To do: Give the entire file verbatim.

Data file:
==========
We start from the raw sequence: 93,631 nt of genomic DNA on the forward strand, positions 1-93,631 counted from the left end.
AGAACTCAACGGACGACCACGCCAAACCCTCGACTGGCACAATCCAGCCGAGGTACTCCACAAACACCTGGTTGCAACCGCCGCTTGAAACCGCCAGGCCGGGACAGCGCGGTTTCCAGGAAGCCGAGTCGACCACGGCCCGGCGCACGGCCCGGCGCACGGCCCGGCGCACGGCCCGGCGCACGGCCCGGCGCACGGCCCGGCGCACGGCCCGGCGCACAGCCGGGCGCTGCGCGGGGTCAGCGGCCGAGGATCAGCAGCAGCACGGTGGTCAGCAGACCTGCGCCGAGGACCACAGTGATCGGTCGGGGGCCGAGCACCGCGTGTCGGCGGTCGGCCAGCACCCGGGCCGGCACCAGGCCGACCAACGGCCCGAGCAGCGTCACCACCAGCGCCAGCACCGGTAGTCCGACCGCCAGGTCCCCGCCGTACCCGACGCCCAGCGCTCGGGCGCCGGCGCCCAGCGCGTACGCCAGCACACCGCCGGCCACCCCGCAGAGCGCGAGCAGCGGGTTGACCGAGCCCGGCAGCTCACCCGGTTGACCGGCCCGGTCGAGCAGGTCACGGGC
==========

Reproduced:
We start from the raw sequence: 93,631 nt of genomic DNA on the forward strand, positions 1-93,631 counted from the left end.
AGAACTCAACGGACGACCACGCCAAACCCTCGACTGGCACAATCCAGCCGAGGTACTCCACAAACACCTGGTTGCAACCGCCGCTTGAAACCGCCAGGCCGGGACAGCGCGGTTTCCAGGAAGCCGAGTCGACCACGGCCCGGCGCACGGCCCGGCGCACGGCCCGGCGCACGGCCCGGCGCACGGCCCGGCGCACGGCCCGGCGCACGGCCCGGCGCACAGCCGGGCGCTGCGCGGGGTCAGCGGCCGAGGATCAGCAGCAGCACGGTGGTCAGCAGACCTGCGCCGAGGACCACAGTGATCGGTCGGGGGCCGAGCACCGCGTGTCGGCGGTCGGCCAGCACCCGGGCCGGCACCAGGCCGACCAACGGCCCGAGCAGCGTCACCACCAGCGCCAGCACCGGTAGTCCGACCGCCAGGTCCCCGCCGTACCCGACGCCCAGCGCTCGGGCGCCGGCGCCCAGCGCGTACGCCAGCACACCGCCGGCCACCCCGCAGAGCGCGAGCAGCGGGTTGACCGAGCCCGGCAGCTCACCCGGTTGACCGGCCCGGTCGAGCAGGTCACGGGC